The Triumph of Love continues through Sept. 2 at the Bruns Amphitheater, Gateway/Shakespeare Festival exit off Highway 24, one mile east of the Caldecott Tunnel, Orinda. Tickets are $15 to $60. Call (510) 548-9666 or visit

Review: “American $uicide”

(opened Feb. 12, 2007)
Jackson, actors commit American $uicide at Thick House
three stars Zesty satire

If “American Idol” ended each episode with a bullet instead of wild applause, some of us might stop watching. And some of us might start.

We love our reality TV in this country, and, truth be told, we love our violence. So far, the two haven’t collided much (discounting “Fear Factor” if only because “Fear Factor” should always be discounted).

That’s where director/writer Mark Jackson comes in. He’s still on a hot streak that began last fall with his Salome at the Aurora Theatre Company and continued through The Forest War with Shotgun Players.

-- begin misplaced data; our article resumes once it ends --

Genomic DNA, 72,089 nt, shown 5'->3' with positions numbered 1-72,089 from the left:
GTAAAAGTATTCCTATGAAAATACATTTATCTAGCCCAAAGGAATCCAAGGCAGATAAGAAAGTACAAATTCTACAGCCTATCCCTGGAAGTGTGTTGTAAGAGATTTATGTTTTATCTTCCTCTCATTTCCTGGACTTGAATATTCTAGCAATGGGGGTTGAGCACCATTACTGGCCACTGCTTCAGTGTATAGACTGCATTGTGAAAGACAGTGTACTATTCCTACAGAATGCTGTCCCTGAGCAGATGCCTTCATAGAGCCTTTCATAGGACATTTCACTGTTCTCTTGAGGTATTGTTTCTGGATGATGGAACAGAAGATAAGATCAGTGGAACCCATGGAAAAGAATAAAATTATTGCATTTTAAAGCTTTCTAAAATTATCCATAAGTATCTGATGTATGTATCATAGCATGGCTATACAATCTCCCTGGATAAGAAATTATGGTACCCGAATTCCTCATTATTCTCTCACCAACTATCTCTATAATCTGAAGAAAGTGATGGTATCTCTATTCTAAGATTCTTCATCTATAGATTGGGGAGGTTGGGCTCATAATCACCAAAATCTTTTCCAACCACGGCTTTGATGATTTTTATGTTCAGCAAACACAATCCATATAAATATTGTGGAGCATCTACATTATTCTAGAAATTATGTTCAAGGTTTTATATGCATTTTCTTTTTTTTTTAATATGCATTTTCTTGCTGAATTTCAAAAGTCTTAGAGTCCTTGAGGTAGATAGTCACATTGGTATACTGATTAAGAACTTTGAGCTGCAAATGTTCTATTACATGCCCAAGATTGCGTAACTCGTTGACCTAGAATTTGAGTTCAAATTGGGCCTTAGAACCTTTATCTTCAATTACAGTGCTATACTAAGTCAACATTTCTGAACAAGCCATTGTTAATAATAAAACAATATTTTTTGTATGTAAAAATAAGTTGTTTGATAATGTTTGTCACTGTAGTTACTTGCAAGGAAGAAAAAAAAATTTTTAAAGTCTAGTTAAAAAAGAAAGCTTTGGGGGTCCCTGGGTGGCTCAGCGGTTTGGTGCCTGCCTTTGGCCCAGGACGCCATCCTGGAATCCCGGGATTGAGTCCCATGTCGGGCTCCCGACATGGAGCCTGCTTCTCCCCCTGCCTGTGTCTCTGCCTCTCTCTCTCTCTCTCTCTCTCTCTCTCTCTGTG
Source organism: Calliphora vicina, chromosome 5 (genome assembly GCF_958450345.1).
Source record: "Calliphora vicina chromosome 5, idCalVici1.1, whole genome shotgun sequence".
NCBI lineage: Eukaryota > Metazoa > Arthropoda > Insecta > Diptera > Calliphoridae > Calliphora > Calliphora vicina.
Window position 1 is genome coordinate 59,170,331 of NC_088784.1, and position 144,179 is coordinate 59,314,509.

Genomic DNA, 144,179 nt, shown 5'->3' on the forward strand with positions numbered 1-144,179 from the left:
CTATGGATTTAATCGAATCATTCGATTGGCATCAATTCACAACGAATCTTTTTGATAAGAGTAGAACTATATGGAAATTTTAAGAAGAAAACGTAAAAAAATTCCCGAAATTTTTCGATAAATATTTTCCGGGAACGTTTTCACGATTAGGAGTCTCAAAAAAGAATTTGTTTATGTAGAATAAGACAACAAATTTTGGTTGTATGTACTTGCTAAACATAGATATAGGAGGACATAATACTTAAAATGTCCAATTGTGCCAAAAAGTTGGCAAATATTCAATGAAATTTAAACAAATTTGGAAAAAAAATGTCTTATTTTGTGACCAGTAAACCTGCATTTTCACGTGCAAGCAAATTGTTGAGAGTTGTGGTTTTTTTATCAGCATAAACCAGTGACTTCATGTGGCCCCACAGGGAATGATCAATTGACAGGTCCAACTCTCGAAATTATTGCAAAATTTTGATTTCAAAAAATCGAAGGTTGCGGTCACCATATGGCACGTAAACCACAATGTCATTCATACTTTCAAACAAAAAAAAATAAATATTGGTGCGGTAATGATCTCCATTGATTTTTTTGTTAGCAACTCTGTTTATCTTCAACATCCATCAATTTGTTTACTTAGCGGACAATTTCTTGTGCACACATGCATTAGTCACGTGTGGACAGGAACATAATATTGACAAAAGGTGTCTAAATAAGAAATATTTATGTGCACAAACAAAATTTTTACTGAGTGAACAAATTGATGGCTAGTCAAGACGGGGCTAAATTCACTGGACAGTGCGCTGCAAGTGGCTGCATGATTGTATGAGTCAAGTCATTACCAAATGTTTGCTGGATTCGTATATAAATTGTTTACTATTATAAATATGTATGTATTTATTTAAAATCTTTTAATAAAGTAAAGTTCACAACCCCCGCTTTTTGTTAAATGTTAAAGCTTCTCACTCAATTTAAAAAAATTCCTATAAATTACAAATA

With American $uicide, now at the Thick House in San Francisco, Jackson gives us something completely different: an ultra-contemporary twist on a banned Russian play.

While researching his brilliant The Death of Meyerhold, Jackson came across Nikolai Erdman, a writer whose second play was the biting comedy The Suicide. Finished in 1928, the play was a hot property, with multiple theater companies competing to produce it. But the Soviet government banned it for its supposed anti-government content. Stalin himself called the play “empty and even harmful.” Erdman was reportedly exiled to Siberia several years later and never wrote another play.

With the support of Encore Theatre Company and Z Plays, Jackson picks up where Erdman left off and gives us a wickedly funny, wonderfully warped mish-mash of human desperation, celebrity lust and good old American zeal.